This Is Why Poland and Hungary Push Back Against EU Thug’s Demands To Take In Refugees

April 4, 2017 in News by RBN Staff


Source: Right Alerts | By 



Imagine if unelected officials from Canada and Mexico demanded that the United States take in more refugees – including those from countries with terror ties – or there would be financial consequences such as booting America from NAFTA.

That’s a far-fetched idea, but its exactly what the European Union heavyweights – France and Germany – are ordering Poland and Hungary to do. If the two nations fail to take in hundreds of thousands of asylum seekers under the quota system, they will be cast out of the EU.

From the beginning of the biggest refugee crisis since World War II, the two Central European countries have balked at opening up their doors. While other countries in Europe collectively took in millions of migrants from war-torn nations in the Middle East and Africa, Hungary built a border fence and Poland’s conservative Law and Justice Party was swept into power in a wave of anti-refugee sentiment.

In Hungary, Prime Minister Viktor Orbán has been a vocal opponent of the scheme from its conception, asserting that forcing member countries to take a compulsory quota of migrants is unlawful and will “spread terrorism around Europe,” according to Breitbart.

But why have these two countries taken such a strong anti-migration stance, unlike their more “tolerant” neighbors?

Much of the answer could be explained by the histories of the nations.

After WWII, Hungary had to give up all territory it had acquired since 1937 and to pay $300 million in reparations to the USSR, Czechoslovakia, and Yugoslavia. In 1948, the Communist Party, with the support of Soviet troops, seized control. Industry was nationalized, the land collectivized into state farms, and the opposition terrorized by the secret police.

Going back even further in history, one of Hungary’s most difficult eras was when the Muslim Ottoman Turks – under Sultan Suleiman I – incorporated the central portion of the Kingdom of Hungary, including Budapest, into the Ottoman Empire in 1541, holding control over this territory until 1699. It is a period which has stuck in Hungarians’ national consciousness to this day.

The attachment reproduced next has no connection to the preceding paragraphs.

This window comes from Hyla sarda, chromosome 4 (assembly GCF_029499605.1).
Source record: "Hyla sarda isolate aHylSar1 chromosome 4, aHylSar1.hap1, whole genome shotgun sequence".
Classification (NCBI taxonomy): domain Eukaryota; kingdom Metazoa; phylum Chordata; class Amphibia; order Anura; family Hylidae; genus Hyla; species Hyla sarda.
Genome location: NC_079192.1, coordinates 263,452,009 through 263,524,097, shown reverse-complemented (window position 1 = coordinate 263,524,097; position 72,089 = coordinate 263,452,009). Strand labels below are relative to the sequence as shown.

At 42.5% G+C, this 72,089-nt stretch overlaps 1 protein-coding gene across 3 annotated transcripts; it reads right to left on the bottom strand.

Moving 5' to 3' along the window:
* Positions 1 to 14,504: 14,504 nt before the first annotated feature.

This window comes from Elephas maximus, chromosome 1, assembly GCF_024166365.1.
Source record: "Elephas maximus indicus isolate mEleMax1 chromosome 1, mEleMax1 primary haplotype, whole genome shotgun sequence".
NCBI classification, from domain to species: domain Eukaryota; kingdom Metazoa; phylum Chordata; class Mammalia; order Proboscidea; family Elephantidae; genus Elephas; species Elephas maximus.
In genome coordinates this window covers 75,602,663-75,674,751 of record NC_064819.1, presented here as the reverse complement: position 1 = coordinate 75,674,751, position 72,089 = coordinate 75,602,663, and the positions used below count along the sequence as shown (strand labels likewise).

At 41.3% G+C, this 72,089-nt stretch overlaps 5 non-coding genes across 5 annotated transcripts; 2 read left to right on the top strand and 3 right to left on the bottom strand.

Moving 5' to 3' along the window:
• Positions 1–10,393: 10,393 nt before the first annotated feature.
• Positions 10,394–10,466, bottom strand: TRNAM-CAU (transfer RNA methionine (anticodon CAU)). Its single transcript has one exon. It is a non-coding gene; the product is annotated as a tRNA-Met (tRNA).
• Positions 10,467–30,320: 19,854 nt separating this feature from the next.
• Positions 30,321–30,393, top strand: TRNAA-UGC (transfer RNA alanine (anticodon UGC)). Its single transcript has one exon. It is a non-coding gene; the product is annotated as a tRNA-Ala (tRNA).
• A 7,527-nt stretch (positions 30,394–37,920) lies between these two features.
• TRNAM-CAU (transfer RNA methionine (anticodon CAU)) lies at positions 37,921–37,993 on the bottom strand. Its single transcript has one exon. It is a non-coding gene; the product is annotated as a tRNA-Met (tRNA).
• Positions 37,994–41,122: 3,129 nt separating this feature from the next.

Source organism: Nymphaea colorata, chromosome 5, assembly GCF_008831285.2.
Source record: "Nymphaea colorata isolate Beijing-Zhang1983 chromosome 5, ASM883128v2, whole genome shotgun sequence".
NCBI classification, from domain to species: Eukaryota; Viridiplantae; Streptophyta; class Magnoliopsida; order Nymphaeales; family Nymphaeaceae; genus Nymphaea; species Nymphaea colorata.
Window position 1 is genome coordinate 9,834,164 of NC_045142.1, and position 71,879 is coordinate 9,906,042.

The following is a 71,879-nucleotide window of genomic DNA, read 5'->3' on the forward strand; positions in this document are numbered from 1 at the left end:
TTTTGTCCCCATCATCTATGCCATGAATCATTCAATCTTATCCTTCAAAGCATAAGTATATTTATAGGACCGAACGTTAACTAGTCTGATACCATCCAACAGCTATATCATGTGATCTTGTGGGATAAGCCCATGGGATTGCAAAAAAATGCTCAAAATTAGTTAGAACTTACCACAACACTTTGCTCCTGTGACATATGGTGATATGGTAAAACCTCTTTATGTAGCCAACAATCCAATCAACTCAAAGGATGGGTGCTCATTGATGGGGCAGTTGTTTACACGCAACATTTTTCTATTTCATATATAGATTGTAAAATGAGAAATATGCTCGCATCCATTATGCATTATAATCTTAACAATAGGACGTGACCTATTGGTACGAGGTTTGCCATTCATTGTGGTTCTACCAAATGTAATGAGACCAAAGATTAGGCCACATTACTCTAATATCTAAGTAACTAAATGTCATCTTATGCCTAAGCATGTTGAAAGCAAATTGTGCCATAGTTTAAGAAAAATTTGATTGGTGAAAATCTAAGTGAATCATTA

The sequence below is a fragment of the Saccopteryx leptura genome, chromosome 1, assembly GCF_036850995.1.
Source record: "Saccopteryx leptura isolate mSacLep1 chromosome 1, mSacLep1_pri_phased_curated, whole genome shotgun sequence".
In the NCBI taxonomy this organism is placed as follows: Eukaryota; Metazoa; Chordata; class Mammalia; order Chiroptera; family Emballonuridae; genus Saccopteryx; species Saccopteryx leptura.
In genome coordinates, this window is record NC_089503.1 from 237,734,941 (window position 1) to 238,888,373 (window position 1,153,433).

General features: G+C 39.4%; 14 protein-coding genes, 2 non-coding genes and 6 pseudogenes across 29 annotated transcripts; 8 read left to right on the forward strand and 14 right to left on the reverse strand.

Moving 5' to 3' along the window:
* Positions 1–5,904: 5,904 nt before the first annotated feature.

Poland shares a similar history, having been incorporated into the Soviet sphere after WWII. The country finally threw off the yoke of communism in 1989, after the rise of the  independent trade union “Solidarity” led by electrician Lech Wałęsa.

The Central European country had 400 years of diplomatic relations with the Ottoman Empire as well, during which time there were some large-scale conflict between the two states, which had disastrous effects. Some of these wars figure prominently in popular histories and help to form the basis of modern Polish and Turkish national identities.

While Western Europe never felt the yoke of Soviet or Ottoman oppression, both Hungary and Poland’s identities largely stem from those tumultuous eras. Their national memories are far more acutely aware of  invasion by other cultures and the commensurate loss of liberty. Is it any wonder that they have balked at the European Unions’ demands to take in refugees whose principles, cultures, and religion are at odds with their national identities?

The European Court of Justice (ECJ) is expected to hold a hearing on the legality of migrant quotas in the coming weeks, with a judgement — widely expected to be in favour of the scheme — likely by the end of the year. But Hungary has challenged the court, with Orbán stating that Hungary and other countries in Central Europe “have had the opportunity to learn from Western Europe’s mistakes”.

“Hungary is a stable island in the turbulent western world because the people were consulted on their opinions here, and we defended the country against illegal immigration,” he said.